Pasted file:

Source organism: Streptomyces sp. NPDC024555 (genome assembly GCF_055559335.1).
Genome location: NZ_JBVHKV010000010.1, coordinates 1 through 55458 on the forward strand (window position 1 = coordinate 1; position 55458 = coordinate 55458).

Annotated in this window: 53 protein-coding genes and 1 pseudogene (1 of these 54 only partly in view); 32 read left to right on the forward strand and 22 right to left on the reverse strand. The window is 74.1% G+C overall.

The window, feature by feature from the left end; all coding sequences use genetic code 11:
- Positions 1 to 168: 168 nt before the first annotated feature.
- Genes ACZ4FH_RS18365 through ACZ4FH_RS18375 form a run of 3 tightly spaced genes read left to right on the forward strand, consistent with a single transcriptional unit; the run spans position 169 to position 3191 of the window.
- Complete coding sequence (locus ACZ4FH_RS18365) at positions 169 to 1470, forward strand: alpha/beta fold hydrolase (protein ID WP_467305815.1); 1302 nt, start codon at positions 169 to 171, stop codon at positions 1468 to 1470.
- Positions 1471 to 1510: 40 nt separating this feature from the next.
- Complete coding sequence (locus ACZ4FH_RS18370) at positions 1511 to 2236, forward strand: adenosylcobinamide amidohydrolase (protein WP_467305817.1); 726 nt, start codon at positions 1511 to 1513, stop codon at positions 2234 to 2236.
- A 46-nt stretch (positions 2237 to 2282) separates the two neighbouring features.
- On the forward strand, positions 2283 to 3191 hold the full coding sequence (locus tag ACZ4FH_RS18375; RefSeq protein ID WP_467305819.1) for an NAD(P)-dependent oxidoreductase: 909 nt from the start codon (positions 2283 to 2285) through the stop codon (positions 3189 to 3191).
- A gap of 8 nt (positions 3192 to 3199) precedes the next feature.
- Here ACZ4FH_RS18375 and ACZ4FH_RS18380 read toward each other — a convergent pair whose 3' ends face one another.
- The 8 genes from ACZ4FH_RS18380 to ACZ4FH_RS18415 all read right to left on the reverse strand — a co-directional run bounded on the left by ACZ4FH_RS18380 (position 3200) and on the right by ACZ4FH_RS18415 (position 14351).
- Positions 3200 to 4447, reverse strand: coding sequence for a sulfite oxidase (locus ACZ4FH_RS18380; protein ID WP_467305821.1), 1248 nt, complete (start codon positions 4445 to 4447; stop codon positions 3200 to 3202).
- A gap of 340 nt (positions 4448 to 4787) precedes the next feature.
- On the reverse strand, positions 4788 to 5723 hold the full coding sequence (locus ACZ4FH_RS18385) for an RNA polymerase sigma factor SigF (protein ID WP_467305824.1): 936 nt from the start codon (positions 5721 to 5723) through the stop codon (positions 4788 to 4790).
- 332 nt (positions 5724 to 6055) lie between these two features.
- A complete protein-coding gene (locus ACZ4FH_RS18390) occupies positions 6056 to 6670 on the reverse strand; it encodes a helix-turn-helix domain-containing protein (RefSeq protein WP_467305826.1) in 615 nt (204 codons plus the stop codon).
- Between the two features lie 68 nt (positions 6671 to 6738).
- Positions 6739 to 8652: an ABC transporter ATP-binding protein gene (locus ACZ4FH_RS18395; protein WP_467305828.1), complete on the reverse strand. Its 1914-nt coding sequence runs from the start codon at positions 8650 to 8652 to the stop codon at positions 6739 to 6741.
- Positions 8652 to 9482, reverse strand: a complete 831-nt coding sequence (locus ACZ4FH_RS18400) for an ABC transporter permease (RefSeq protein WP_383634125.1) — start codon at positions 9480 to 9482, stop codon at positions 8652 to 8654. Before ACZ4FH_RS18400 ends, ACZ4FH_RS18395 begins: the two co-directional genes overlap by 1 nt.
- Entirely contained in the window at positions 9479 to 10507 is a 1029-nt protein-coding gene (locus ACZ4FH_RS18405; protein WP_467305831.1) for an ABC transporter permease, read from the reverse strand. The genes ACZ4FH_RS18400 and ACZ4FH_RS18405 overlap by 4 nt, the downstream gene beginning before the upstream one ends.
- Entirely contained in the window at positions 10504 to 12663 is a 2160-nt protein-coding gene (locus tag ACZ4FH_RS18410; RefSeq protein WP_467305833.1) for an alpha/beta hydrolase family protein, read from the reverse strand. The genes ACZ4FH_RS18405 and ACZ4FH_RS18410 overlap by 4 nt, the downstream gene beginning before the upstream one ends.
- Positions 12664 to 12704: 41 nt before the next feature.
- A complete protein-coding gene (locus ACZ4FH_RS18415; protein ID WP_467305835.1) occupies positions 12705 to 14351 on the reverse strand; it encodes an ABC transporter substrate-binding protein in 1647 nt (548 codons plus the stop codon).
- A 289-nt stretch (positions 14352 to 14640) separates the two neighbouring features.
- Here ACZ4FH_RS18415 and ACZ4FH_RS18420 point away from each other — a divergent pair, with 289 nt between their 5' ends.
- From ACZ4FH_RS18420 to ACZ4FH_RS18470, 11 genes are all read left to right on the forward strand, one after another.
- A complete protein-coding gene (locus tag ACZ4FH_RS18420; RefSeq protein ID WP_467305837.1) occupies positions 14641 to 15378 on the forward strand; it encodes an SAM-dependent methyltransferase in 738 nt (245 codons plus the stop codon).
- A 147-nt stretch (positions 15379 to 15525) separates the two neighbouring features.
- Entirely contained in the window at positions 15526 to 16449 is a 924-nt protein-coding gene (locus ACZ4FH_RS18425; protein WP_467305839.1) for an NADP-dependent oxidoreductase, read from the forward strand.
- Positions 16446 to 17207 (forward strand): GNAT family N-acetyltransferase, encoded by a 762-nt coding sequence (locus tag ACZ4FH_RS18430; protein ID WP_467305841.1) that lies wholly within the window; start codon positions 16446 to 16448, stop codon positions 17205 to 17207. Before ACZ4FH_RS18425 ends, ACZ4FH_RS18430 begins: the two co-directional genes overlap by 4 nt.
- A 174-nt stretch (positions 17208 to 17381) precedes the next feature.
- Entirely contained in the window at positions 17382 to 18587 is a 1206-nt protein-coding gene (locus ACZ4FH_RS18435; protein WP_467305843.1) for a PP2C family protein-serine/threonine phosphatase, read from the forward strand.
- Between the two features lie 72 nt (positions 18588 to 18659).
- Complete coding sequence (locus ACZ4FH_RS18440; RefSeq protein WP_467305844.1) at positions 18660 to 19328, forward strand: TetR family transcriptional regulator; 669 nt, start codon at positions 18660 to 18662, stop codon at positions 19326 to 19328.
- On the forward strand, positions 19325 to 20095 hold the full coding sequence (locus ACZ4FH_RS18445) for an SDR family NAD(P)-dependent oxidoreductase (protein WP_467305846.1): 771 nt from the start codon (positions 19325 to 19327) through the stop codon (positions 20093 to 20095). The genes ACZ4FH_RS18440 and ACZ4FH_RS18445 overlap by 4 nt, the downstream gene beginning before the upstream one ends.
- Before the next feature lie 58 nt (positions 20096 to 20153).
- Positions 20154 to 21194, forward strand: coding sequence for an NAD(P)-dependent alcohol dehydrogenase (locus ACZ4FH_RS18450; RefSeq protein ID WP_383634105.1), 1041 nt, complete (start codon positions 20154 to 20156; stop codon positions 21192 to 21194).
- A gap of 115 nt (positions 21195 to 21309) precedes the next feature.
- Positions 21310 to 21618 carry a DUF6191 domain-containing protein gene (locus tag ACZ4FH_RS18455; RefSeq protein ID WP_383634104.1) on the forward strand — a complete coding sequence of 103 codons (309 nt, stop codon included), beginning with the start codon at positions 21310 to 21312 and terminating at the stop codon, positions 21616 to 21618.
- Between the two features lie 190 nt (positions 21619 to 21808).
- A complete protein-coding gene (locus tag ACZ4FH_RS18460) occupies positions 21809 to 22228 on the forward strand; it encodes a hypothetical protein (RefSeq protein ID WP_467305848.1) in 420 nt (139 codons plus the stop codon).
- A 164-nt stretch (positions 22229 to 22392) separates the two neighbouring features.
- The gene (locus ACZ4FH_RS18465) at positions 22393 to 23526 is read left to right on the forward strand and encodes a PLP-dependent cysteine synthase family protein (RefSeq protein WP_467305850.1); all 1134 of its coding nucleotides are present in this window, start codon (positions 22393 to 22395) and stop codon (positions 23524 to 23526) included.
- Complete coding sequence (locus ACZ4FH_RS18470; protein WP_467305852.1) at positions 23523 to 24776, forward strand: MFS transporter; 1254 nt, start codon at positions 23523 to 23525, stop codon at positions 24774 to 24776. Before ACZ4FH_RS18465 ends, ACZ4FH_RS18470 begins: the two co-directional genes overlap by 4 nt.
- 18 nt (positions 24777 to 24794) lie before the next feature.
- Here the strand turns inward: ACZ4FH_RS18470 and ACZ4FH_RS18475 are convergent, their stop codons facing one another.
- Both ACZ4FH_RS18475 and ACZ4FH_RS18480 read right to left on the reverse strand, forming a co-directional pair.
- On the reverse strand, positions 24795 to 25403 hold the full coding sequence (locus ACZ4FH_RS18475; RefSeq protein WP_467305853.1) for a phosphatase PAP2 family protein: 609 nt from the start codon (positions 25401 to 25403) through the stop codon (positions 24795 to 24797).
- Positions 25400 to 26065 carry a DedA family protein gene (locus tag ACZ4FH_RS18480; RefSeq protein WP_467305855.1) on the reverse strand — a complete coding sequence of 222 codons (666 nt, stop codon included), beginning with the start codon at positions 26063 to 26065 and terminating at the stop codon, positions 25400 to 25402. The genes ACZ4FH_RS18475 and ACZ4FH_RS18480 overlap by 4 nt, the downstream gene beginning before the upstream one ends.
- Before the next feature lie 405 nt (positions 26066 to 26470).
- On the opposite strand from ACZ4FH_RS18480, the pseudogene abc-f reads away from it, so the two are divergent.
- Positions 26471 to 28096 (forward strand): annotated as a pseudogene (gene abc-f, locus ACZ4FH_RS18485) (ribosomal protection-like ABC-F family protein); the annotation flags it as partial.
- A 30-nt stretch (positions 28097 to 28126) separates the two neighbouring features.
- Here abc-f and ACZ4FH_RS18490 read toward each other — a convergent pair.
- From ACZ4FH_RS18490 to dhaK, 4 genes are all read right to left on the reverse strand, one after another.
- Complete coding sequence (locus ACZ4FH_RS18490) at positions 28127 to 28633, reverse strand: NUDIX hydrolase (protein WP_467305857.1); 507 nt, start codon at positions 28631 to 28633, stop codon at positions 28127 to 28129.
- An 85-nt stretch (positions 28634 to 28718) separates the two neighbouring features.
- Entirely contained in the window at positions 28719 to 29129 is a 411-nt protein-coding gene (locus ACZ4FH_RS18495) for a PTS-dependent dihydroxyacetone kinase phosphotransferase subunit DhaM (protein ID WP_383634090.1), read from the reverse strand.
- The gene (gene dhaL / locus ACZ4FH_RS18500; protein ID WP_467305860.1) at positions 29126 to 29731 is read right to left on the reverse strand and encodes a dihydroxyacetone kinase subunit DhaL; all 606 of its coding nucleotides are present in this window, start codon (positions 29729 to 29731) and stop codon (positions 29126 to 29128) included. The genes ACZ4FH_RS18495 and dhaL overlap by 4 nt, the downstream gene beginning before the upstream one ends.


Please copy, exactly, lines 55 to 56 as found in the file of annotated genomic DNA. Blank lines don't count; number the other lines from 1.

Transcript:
- Positions 26471 to 28096 (forward strand): annotated as a pseudogene (gene abc-f, locus ACZ4FH_RS18485) (ribosomal protection-like ABC-F family protein); the annotation flags it as partial.
- A 30-nt stretch (positions 28097 to 28126) separates the two neighbouring features.